Remember the Obamacare website? Biden admin looks to get it right for vaccines

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The last time the federal government debuted a high-profile, public-facing health care website, it was a disaster.

The official website of the Affordable Care Act, HealthCare.gov, was infamously slow and prone to crashes, becoming one of the most high-profile mistakes of the Obama White House and the go-to example for the government’s struggles with technology and the internet.

President Joe Biden will look to avoid the same mistakes with  the coming rollout of a nationwide vaccine availability website announced last week. The website will serve as something of a connective tissue among the many vaccination registration websites from states, pharmacies and other businesses.

And while that means the technical challenges will be limited, a single website meant to serve hundreds of millions in the U.S. is still a challenging proposition.

“We’re being incredibly thoughtful about how the system scales,” said John Brownstein, the chief innovation officer at Boston Children’s Hospital, who oversees the Vaccine Finder site in partnership with the Centers for Disease Control and Prevention.

The website will launch as U.S. vaccine distribution ramps up, with some states saying they will soon dramatically expand who can sign up for shots. But signing up for vaccination slots remains a frustrating and confusing process for many people, with homegrown vaccination websites popping up around the country and others volunteering to help people who have trouble.

The new website, VaccineFinder.gov, is scheduled to be live by May 1 and will immediately become the most visible part of the Biden administration’s effort to give the federal government a greater role in the vaccination rollout.  President Donald Trump largely left states to decide their own plans.

“We’re trying to learn as many lessons as we can so that when that launch happens we’re prepared,” Brownstein said.

While it won’t be a comprehensive repository of users’ health information like HealthCare.gov, Vaccine Finder is an ambitious undertaking. The site, which is already live as a beta version, pulls national vaccine supply and appointment scheduling information for every location of every major pharmacy in the country, as well as from seven states so far, each morning.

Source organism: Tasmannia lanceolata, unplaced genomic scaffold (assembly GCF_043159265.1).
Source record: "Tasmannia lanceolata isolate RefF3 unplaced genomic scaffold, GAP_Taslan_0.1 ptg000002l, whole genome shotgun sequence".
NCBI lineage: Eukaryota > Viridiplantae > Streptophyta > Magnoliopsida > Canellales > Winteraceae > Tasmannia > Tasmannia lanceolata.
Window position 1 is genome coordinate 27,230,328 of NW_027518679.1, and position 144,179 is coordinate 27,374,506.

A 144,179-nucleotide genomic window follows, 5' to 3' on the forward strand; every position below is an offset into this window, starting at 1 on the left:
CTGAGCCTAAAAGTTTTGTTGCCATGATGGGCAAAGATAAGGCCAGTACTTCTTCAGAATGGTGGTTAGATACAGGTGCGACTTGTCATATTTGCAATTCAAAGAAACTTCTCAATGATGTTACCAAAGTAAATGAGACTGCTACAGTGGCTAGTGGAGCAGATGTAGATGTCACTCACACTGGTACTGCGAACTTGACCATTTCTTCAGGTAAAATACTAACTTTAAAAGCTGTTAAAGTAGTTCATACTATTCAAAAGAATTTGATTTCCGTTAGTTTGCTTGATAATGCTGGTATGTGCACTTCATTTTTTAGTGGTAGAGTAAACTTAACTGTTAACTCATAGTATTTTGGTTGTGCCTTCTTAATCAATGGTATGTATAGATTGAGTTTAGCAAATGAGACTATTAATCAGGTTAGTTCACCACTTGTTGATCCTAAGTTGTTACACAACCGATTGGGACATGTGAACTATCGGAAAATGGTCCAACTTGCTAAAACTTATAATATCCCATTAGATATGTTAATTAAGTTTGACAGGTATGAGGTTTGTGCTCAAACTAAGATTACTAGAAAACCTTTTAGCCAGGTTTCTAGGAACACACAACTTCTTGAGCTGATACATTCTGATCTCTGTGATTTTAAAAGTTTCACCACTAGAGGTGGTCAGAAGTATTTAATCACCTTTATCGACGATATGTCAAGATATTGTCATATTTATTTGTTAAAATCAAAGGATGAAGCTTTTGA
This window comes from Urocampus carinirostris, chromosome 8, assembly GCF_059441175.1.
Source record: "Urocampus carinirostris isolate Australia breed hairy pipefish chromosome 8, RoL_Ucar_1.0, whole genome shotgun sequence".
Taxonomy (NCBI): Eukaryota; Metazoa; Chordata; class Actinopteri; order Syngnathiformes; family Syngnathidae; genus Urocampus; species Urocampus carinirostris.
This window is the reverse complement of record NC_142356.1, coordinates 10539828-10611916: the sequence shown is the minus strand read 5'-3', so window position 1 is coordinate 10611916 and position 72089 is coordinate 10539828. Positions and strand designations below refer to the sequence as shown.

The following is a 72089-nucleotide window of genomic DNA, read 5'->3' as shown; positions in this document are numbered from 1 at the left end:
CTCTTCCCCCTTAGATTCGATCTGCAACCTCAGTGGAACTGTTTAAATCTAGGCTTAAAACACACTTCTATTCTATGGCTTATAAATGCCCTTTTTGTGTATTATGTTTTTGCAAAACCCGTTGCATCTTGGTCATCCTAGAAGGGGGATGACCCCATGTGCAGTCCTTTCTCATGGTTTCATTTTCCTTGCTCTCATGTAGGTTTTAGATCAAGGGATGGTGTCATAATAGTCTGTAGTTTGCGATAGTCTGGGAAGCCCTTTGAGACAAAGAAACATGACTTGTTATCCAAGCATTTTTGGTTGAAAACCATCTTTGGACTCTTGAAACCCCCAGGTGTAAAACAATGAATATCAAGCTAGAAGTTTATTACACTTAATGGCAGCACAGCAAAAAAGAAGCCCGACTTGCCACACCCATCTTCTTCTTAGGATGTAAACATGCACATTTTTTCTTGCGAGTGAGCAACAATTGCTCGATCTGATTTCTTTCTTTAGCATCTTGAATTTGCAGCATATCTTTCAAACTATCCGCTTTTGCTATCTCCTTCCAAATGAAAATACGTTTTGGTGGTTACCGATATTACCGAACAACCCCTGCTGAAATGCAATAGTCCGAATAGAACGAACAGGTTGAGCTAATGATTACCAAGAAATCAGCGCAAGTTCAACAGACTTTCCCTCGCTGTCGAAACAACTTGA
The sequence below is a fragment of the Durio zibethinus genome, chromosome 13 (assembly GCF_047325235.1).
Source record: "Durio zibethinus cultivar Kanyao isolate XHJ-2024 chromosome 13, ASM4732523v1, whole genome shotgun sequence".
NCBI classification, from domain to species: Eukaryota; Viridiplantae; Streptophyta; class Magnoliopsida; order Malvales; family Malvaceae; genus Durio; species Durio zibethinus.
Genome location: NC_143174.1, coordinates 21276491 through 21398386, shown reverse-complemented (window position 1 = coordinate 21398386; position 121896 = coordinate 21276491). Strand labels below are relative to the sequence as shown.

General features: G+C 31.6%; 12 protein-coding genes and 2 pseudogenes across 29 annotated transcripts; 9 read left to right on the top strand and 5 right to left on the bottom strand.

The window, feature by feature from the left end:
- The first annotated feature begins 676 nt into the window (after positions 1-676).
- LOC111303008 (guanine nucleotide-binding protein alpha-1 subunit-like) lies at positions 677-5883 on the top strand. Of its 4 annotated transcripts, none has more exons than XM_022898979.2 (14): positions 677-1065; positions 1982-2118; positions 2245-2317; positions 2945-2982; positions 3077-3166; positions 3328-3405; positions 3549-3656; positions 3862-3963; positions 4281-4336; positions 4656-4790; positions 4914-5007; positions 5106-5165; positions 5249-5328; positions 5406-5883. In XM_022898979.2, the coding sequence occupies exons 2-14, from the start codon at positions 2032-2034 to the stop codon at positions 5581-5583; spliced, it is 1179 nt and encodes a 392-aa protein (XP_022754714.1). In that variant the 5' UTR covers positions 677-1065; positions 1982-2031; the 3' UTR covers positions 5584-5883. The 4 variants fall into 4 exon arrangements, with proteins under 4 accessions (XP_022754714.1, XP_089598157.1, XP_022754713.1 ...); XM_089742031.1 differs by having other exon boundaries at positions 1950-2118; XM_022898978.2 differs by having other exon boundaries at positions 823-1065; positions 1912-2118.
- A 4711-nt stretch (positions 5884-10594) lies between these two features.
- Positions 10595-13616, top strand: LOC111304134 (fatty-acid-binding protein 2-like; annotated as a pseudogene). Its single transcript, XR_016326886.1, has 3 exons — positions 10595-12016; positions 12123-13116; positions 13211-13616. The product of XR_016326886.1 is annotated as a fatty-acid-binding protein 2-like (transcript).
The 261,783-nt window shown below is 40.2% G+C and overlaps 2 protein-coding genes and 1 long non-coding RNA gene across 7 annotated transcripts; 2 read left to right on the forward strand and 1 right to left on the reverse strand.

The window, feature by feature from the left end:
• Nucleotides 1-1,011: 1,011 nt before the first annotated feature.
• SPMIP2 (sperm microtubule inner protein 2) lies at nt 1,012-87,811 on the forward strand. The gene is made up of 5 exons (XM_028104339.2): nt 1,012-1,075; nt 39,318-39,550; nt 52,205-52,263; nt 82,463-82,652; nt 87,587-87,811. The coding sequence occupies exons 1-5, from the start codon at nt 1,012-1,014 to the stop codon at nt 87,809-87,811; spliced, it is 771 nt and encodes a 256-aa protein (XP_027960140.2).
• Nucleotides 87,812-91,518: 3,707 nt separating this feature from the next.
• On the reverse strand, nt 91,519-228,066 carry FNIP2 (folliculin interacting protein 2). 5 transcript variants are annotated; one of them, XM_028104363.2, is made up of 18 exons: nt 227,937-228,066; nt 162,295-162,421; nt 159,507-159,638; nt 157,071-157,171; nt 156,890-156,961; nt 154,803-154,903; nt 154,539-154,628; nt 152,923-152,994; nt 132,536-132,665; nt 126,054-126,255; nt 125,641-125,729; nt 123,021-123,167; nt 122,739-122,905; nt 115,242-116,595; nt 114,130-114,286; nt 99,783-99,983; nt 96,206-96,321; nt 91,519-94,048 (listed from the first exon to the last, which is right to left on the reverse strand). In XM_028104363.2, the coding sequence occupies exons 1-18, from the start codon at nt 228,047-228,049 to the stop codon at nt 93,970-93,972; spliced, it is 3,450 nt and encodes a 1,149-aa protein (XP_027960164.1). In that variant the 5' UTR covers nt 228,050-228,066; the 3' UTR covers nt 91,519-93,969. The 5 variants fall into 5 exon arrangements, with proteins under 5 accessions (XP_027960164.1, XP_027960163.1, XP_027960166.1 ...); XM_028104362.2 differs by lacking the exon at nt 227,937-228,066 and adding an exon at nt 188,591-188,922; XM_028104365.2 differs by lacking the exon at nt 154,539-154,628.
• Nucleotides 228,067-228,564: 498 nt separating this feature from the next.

“We have it for every Walgreens, CVS, Kroger, Walmart, Costco. We have all that data flowing,” Brownstein said.

As the site stands now, it doesn’t allow users to register directly for a vaccine site but instead directs them to places where they can register, like pharmacy websites. Many Americans who are eligible for vaccinations have had trouble booking appointments online, as pharmacy and state websites have been buggy or prone to overloading and crashing or quickly run out of open slots.

Vaccine Finder went live in late February as an incomplete site, but it has nevertheless had millions of hits already. It was born as an iteration of earlier sites that aimed to connect Americans with other vaccinations, like flu shots, which Brownstein said he hopes means it will be resilient when it fully launches.

The federal website will also have competition. Facebook said Monday that it would launch a place for people to get information about where to get vaccines. In February, NBC News launched Plan Your Vaccine, an effort to create a one-stop destination to point people to where they can get vaccinated. 

Daniel Schuman, the policy director at the liberal nonprofit Demand Progress, said the lack of a nationwide vaccine availability site before now is an indictment of the Trump administration’s lack of a federal plan to deal with the pandemic, and he cautioned that challenging Vaccine Finder to spin up a nationwide website so quickly may lead to problems.

“If it takes nine months for the vaccines to come, which is really fast, you could have had the website up and tested long before then,” Schuman said in a phone call. “You could have tested en masse before you had your vaccines. You could have bugs. Testing things in real time is when things tend to break,” he said.

“That was the HealthCare.gov website,” Schuman said. “They didn’t do enough quality assurance testing on it, and the thing broke.”



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